Er, I thought the political consensus is that all women are vulnerable? Come on then, what is it? Vulnerable or fit to fight tooth and nail as infantry soldiers? Wouldn’t the latter promote, by exposing them, to violence against women on a government orchestrated scale?

    Or is it one those many modern silo issues where girls of 16 are adult enough to vote but suddenly become vulnerable children when they go off to become jihadis?

    And if the argument is “it depends on the woman” then surely the whole notion of so called gender equality is undermined?

    But, really, trust Dave to say and do something stupid from a bandwagon.

    • Jen The Blue

      They are vulnerable when it suits their agenda, but not when it doesn’t. The little dears need safe spaces on campus where they won’t hear anyone say that abortion is murder, but they are perfectly capable of strangling the enemy with his own intestines.

      They need protection from men (who are all potential rapists) and they need women’s refuges to protect them, but they are more than capable of facing down a 6ft 6 inch Jihadi in a suicide vest firing an AK47

  • rbw152

    Before a feminist has a go at me again about this subject (my daughter was ‘girlie’ from the time she was a baby by the way. We tried not to buy her dolls but it was futile. So there.) I’d just like to make something clear: we are proposing to downgrade the physical effectiveness of our military for politically correct reasons yes?

    Sure I agree that there are few (very few) women who have the same physical strength as some men but special forces training for example is so brutal that only the very best physical and mental specimens get in. I know this through one or two friends who have been on – and completed – this training.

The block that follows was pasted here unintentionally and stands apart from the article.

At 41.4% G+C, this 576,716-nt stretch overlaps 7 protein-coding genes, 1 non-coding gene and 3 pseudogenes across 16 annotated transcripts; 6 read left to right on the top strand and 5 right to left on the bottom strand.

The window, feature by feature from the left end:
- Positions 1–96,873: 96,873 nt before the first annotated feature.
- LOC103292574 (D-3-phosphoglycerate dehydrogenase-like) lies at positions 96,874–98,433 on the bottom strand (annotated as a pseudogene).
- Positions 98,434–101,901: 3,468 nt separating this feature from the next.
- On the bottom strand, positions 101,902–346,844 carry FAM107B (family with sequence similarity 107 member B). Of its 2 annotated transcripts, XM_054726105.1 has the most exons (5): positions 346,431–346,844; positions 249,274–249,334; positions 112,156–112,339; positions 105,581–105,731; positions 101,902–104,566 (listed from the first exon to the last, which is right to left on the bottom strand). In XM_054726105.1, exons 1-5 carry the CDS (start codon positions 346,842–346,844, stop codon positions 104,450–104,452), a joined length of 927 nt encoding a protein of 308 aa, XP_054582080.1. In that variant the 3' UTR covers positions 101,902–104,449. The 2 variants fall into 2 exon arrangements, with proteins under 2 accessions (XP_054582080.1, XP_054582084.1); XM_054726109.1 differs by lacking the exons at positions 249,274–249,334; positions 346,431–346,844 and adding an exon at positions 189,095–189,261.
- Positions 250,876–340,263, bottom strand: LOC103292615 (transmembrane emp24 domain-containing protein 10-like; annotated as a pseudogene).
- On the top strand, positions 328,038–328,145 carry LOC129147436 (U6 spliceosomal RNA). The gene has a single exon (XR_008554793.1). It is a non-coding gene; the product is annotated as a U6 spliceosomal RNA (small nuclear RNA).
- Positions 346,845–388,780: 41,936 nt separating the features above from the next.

Unless the standards are lowered for this training only one or two women, at most, are going to get in. What then? Do feminists still complain about ‘equality’? Do we lower the standards to let them in? If so why exactly? How will it help in a war situation? Precisely how will we be more likely to win simply because we’ve let women in to the military? After all, each change we make to our armed forces, including this change, should only be about making them a more effective killing machine. Nothing else matters.

    At the end of the day, women getting killed because they’re not bloody strong or tough enough are a waste of time, money and effort. And men who get killed because they’re hampered by women’s lack of physicality will be wasted lives.